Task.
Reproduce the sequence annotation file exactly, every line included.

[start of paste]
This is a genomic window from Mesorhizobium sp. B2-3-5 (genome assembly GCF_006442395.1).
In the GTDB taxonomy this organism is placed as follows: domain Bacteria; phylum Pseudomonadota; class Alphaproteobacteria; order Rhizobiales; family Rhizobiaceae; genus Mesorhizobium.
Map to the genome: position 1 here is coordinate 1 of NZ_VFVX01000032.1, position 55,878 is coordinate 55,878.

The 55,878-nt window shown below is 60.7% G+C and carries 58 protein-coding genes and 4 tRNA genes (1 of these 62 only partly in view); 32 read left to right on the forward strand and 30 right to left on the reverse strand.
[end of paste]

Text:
This is a genomic window from Mesorhizobium sp. B2-3-5 (genome assembly GCF_006442395.1).
In the GTDB taxonomy this organism is placed as follows: domain Bacteria; phylum Pseudomonadota; class Alphaproteobacteria; order Rhizobiales; family Rhizobiaceae; genus Mesorhizobium.
Map to the genome: position 1 here is coordinate 1 of NZ_VFVX01000032.1, position 55,878 is coordinate 55,878.

The 55,878-nt window shown below is 60.7% G+C and carries 58 protein-coding genes and 4 tRNA genes (1 of these 62 only partly in view); 32 read left to right on the forward strand and 30 right to left on the reverse strand.